As always, we spent the off-season preparing locations to hunt along with practicing. When the bow season opened, I had patterned Andre to the point I knew there was no way to walk in during the morning without being seen by the deer.

On opening day, the wind and temperature were terrible. There were 50-mph gusts, and the thermometer showed the high 90s. The same conditions lasted for a few days.

Over the summer, we had set up blinds at two locations so we could bowhunt in all climates and without the need for trees. Needless to say, I ventured out into the stand at midday, sweating profusely, and I saw only a few does at dusk.

The forecast for Friday was for a cool front. I was dying to get in the stand, but I spent Friday night watching my nephew’s football game.

On Saturday, Sept. 19, I got my first good evening to hunt. I had deer everywhere, moving around and even bedding down right next to me. Right after sunset, I began scanning the area nonstop.

When I opened the window to my right, a doe was just 10 feet away. After about a 10-minute stare down, I eased back out of the sight line and put the window up quickly.

When I turned around, there stood Andre the Giant, facing me. He was looking right at me from only 30 yards away. I wasn’t sure if I was busted or if he was looking at the doe behind me, but at least the wind was in my favor.

Finally, he lowered his head to eat. But the other big buck with him continued looking at me. I slowly reached for my bow as the clock was ticking.

When I got the bow up and on Andre, I just needed him to turn a bit to give me a clean shot. He stood there, looking right at me. After about 30 seconds or so, he turned to walk away. When he stopped to look back from about 40 yards, I let the arrow fly.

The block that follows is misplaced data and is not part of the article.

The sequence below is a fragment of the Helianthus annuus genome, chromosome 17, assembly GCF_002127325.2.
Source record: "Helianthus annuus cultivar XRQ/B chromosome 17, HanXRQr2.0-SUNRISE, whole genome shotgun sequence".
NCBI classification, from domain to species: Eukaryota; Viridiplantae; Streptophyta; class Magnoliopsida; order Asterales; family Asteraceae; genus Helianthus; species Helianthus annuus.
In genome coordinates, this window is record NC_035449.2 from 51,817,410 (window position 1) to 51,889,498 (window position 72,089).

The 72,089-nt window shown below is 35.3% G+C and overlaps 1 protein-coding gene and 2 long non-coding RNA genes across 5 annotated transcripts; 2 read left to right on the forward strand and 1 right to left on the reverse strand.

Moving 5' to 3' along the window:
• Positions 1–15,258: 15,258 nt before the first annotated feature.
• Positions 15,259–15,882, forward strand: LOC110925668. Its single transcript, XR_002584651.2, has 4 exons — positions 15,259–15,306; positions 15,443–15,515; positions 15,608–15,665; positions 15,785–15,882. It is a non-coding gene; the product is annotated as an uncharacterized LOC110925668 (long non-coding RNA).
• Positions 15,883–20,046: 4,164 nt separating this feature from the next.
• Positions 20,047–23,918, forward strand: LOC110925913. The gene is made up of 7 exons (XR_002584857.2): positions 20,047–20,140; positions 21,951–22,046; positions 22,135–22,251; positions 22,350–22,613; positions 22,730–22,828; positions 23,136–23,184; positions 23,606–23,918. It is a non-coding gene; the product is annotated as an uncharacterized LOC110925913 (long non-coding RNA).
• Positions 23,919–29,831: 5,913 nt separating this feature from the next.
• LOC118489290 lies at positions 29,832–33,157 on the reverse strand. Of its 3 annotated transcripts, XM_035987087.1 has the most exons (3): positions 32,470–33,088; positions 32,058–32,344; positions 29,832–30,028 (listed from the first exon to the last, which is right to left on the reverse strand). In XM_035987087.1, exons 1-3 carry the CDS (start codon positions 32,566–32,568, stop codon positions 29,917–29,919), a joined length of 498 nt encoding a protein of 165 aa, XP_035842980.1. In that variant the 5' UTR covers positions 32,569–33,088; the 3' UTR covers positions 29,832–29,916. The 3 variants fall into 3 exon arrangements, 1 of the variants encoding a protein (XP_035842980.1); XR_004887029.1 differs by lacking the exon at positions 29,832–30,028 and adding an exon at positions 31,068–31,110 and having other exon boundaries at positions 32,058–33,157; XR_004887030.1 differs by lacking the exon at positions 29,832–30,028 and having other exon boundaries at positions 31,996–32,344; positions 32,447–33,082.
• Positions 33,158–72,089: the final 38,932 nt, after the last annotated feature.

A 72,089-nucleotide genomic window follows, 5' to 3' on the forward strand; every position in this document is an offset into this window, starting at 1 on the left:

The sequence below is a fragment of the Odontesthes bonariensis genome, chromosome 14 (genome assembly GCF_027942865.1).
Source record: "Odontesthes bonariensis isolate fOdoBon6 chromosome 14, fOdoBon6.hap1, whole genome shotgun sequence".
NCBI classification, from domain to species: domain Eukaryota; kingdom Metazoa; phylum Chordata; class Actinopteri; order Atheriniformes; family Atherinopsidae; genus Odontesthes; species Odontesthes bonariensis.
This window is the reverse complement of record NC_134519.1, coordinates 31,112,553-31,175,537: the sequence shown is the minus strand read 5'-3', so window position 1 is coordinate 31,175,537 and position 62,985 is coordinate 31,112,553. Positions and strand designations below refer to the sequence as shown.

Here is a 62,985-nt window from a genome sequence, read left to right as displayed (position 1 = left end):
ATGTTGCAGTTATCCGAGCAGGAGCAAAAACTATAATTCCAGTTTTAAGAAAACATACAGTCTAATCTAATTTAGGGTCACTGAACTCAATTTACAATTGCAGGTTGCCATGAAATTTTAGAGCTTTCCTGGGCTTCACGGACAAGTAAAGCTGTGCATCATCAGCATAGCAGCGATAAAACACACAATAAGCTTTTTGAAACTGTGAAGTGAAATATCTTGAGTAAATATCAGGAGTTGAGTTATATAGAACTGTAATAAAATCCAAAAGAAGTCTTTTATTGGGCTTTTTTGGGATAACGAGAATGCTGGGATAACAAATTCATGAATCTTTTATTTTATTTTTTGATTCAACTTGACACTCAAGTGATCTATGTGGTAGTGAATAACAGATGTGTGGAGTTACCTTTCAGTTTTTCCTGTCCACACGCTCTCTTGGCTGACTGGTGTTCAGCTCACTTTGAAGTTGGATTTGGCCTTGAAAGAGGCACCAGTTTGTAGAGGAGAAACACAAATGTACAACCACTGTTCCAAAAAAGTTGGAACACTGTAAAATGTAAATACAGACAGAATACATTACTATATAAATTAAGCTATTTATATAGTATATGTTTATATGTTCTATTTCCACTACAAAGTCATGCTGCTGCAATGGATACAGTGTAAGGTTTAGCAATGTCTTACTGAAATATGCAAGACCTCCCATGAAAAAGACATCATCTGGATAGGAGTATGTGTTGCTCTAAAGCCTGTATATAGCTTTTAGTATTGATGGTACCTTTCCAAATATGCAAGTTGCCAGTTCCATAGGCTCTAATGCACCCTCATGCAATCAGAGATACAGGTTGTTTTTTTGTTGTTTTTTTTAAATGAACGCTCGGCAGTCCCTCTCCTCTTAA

My initial reaction was I had just hammered him with a perfect shot. I listened for a sound indicating which way he’d gone, but I couldn’t hear or see anything. I then tried looking for blood or my glowing nock through my binoculars.

I couldn’t see either.

After about 20 minutes, despite it getting darker, I could make out a deer walking about 100 yards north of me. But I couldn’t tell if it was Andre. It looked like it might have been limping.

That made me begin second-guessing everything that had happened. Maybe I didn’t make the perfect shot.

I texted my buddy Eric, who reassured me my first instinct was probably right, that the buck was undoubtedly dead. But I wasn’t convinced, so I sat there watching where the limping buck had bedded.

I could barely make out the deer’s body.

Finally, about 10:30, I saw a coyote approach the buck I was watching, and the deer got up and ran like nothing was ever wrong.

At that point, I was beside myself with confusion. I got down and began looking for blood. I thought I’d find it and mark the spot for my return the next morning.

I found a lot of blood and followed it for about 20 yards through 10-foot-tall Johnson grass. I soon realized I wouldn’t be able to see my hat when I returned, so I decided to push onward until I came to an opening in the tall grass.

After about 40 yards, I reached a clearing next to an old dry creek bed. I saw a limb I could hang my hat on, walked over to hang it, and there was my buck.

He had been dead the entire time. I never heard him running because he was done almost instantly.

I called and texted all my friends at camp, but nobody responded. They were all cleaning someone else’s deer. So I walked out to my truck and drove back to get help loading the beast.

When I arrived, everyone asked why I hadn’t called, and I advised them to look at their phones. Then we all loaded up and went to retrieve the buck.

It was a late night, but a great one because my buddies were there to help me celebrate.

This article was published in the April 2017 edition of Rack Magazine. Subscribe today to have Rack Magazine delivered to your home.

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Copyright 2021 by Buckmasters, Ltd.

Copyright 2020 by Buckmasters, Ltd